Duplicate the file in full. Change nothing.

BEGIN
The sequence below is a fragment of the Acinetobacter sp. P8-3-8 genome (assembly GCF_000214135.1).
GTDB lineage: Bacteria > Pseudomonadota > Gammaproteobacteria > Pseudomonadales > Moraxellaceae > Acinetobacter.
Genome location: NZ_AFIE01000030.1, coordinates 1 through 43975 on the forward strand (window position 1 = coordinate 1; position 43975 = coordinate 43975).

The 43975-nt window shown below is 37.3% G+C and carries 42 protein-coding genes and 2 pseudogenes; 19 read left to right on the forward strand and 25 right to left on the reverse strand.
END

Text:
The sequence below is a fragment of the Acinetobacter sp. P8-3-8 genome (assembly GCF_000214135.1).
GTDB lineage: Bacteria > Pseudomonadota > Gammaproteobacteria > Pseudomonadales > Moraxellaceae > Acinetobacter.
Genome location: NZ_AFIE01000030.1, coordinates 1 through 43975 on the forward strand (window position 1 = coordinate 1; position 43975 = coordinate 43975).

The 43975-nt window shown below is 37.3% G+C and carries 42 protein-coding genes and 2 pseudogenes; 19 read left to right on the forward strand and 25 right to left on the reverse strand.